A group of experts concluded that the only path to genuine decarbonization lay with electrification of the campus energy systems, but that was rejected as too expensive. Meanwhile, billions of dollars were found for new buildings.

So, with minimal investment in genuinely decarbonizing the university’s energy systems, the Carbon Neutrality Initiative is planning to make up the shortfall with inexpensive "carbon offsets." These are schemes to which institutions and individuals contribute, to try to "make good" on their own greenhouse gas emissions: for example, UC continues to burn natural gas while paying for forest preservation somewhere else. These carbon offsets have been called ‘licenses to pollute’ and likened to the ‘indulgences’ of the Catholic church (a pay-for-prayer scam). Thus, for the UC, ‘carbon neutrality’ does not mean reducing its emissions; it means paying people elsewhere (generally in low-income countries) to reduce their emissions while we go about business-as-usual.

Along with many members of the wider climate action and climate justice movement, we object to offset in principle and in practice.

First, we object to offsets in principle. The idea that we can pay someone in a poor part of the globe to reduce their emissions so that people in the richest country in the world can continue to burn fossil fuels and emit greenhouse gases is morally bankrupt. Even if it works exactly as promised (which we very much doubt), all that ‘carbon neutrality’ achieves is the maintenance of the status quo. The IPCC 2018, backed by the world's governments, was very clear: we need to reduce emissions by about 50% by 2030 from 2010 levels to have a chance of keeping global heating to only 1.5 degrees Celsius above preindustrial levels. So the UC must stop burning natural gas. It can also, at the same time, support reforestation projects. The latter is no substitute for the former.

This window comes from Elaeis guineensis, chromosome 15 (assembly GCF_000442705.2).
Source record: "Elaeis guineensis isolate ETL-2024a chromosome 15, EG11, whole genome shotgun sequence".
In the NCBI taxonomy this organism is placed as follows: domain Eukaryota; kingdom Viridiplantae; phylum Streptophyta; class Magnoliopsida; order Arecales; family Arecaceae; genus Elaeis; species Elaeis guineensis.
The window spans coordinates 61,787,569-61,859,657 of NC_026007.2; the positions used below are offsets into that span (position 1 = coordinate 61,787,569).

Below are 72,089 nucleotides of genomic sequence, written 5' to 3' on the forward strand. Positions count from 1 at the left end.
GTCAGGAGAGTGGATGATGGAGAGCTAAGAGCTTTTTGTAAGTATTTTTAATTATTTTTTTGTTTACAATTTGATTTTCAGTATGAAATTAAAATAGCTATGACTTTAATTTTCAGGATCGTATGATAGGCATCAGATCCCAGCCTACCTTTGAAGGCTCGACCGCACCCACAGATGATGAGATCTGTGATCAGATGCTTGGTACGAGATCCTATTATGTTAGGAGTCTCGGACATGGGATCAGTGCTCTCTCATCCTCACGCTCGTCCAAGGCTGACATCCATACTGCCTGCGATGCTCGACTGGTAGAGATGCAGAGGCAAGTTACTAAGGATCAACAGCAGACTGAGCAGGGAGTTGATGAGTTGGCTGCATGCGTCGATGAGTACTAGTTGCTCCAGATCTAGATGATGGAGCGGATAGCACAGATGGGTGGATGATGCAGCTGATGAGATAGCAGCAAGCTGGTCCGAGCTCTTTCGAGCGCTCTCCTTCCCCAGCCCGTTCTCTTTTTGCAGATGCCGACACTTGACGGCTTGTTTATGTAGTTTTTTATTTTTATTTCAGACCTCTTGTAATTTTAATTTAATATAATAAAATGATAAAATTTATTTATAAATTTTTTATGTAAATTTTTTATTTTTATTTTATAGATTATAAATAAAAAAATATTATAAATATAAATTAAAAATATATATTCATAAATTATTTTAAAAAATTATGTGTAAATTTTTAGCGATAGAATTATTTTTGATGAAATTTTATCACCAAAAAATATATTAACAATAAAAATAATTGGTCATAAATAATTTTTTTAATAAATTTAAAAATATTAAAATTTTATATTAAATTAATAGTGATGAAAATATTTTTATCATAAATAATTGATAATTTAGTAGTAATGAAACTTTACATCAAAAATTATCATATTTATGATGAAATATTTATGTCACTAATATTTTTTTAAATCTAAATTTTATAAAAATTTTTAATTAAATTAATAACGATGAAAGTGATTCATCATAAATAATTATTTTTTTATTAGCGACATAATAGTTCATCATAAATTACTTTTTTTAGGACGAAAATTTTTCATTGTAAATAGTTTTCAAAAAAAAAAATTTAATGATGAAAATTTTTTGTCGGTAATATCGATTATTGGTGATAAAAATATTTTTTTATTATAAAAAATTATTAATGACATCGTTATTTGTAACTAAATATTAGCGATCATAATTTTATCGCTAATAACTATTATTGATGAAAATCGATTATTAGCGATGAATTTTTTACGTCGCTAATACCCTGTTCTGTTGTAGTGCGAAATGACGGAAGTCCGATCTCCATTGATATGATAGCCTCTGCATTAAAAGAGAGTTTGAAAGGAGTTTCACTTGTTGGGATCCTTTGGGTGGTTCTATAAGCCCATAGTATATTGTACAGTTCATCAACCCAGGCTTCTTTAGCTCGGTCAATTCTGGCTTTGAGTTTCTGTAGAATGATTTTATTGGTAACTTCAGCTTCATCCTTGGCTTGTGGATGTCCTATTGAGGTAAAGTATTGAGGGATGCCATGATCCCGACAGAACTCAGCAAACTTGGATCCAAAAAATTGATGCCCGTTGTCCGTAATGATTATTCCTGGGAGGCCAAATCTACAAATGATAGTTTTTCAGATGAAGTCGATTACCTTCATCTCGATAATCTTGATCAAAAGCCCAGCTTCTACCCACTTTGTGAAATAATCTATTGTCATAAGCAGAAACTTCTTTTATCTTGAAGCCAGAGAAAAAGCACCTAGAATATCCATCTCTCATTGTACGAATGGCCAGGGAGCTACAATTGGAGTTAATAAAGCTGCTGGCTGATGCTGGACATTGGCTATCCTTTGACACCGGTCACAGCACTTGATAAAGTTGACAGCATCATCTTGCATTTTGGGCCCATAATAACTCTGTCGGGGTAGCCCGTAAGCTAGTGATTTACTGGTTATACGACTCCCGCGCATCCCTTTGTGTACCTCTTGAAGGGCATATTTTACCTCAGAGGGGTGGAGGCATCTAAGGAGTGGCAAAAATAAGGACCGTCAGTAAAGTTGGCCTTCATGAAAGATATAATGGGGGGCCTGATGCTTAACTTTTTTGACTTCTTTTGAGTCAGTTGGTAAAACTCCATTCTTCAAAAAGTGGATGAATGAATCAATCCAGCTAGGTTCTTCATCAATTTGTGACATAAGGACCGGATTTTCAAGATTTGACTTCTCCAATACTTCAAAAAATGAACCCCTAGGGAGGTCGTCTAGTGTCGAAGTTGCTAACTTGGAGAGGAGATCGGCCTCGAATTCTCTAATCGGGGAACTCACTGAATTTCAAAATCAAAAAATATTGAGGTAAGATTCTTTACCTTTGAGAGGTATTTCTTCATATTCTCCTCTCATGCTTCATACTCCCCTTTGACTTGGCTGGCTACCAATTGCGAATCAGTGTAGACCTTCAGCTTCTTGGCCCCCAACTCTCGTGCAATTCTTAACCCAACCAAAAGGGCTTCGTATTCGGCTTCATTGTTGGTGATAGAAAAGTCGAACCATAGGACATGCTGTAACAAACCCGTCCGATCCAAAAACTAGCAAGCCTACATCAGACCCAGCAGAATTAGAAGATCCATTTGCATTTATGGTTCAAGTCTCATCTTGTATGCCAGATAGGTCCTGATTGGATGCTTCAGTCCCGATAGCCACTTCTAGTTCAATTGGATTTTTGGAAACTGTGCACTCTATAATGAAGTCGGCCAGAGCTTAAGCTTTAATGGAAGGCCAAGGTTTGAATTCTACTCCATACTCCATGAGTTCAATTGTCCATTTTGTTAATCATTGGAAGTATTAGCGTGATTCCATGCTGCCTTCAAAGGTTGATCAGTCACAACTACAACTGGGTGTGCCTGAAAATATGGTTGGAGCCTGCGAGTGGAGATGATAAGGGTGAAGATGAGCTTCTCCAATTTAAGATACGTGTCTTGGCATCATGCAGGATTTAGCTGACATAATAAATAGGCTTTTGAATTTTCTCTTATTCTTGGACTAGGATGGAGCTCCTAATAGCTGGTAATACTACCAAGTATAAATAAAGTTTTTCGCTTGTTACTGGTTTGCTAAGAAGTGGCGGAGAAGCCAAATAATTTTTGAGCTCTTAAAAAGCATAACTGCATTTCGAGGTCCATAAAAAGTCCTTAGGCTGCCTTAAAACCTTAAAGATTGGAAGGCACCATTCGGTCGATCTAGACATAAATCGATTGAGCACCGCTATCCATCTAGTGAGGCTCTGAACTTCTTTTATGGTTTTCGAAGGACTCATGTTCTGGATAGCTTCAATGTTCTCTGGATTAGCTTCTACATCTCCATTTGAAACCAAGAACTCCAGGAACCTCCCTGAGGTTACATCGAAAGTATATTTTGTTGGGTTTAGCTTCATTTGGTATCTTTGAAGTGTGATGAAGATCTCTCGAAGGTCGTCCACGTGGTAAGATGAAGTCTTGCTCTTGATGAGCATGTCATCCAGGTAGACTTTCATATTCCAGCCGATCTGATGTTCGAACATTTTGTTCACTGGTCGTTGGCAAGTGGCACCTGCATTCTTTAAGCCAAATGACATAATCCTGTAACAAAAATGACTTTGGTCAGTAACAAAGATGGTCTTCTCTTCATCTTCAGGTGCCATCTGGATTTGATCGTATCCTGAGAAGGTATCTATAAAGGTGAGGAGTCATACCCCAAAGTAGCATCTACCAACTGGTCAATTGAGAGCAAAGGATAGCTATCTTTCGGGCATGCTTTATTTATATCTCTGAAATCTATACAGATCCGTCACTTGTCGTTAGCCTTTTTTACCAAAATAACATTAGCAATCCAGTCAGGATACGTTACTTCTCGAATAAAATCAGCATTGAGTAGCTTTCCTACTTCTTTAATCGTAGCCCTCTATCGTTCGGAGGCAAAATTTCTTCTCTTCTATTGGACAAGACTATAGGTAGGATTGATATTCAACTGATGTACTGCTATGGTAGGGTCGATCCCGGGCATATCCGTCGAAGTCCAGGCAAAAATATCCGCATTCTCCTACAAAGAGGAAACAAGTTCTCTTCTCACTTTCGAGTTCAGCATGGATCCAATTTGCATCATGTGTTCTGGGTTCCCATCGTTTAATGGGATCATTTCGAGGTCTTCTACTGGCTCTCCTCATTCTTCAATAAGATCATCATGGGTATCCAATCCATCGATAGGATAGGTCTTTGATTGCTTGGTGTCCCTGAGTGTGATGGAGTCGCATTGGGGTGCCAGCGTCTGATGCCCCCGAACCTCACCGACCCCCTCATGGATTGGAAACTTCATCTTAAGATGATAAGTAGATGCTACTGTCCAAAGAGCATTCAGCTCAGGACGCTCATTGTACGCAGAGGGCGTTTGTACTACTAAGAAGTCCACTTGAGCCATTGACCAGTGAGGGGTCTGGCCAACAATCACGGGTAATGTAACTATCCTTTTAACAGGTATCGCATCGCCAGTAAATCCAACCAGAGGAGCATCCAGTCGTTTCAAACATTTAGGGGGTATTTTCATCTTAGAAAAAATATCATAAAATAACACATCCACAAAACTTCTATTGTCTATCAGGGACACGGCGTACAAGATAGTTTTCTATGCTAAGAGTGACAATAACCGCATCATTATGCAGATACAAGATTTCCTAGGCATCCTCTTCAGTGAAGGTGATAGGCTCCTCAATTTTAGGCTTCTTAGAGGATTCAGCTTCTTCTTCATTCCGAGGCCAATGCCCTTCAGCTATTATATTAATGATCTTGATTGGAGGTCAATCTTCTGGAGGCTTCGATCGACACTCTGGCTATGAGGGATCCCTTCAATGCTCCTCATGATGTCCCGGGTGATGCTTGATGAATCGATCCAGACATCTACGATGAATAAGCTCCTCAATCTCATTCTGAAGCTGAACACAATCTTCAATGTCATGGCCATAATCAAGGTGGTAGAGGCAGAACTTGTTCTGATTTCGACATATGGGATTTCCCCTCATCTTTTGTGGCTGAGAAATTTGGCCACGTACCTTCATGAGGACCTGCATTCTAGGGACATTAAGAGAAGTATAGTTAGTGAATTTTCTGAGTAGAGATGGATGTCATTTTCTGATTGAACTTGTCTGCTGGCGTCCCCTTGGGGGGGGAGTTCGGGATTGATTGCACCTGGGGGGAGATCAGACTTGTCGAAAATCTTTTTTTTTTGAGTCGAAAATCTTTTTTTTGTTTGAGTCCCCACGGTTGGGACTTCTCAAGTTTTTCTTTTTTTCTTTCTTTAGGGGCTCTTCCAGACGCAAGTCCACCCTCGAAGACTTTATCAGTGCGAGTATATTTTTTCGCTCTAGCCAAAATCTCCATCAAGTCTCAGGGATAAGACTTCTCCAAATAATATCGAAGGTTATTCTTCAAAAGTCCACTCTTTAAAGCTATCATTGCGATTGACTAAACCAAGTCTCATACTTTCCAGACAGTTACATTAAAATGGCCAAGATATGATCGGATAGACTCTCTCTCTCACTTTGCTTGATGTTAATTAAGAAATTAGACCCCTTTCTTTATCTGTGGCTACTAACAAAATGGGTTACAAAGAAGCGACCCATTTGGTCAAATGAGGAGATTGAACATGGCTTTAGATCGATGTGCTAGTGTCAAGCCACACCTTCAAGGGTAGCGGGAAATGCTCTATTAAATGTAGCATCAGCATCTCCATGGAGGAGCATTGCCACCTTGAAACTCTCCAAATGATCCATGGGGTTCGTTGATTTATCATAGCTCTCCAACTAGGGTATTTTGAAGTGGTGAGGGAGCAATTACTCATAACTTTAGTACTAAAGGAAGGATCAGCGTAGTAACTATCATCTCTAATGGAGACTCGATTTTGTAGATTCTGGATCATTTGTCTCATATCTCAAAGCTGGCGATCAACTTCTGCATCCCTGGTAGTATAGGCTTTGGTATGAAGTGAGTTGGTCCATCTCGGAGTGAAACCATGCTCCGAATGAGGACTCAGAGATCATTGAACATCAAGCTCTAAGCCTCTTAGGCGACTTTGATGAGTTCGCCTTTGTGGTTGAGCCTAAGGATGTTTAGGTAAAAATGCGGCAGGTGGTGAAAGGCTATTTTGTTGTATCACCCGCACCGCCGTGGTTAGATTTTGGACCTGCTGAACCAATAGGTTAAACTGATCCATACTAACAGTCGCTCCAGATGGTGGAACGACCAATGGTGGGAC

Second, we object to offsets in practice. To take just one example of an offset program that the University has already mooted, indigenous reforestation in Ecuador, this can hardly be computed in terms of sequestered tonnes of CO2. 

For such a scheme to work, trees have to be planted across an enormous area and reach maturity. Wildcat logging, mining and agricultural encroachment have to be held at bay. Political agreements have to be honored without corruption. How likely is it that all these things will hold true at a time when the climate emergency is accelerating and countries are experiencing increased instability as a result?

The UC is currently soliciting feedback about the carbon offset program from members of the university community. We are urging the administration to abandon the offsets program publicly, and to redirect the resources set aside for it into planning for electrification of the campus energy systems. 

Any path to stopping global heating must pass through genuine decarbonization of our infrastructure. Investing in a false accounting of ‘carbon neutrality’ is a form of climate denial: it denies the reality of our emissions and our responsibility to curb them. The UC prides itself on being a climate leader; we want the university to lead the world in real solutions, not in greenwashing.

Posted by Chris Newfield | Comments: 0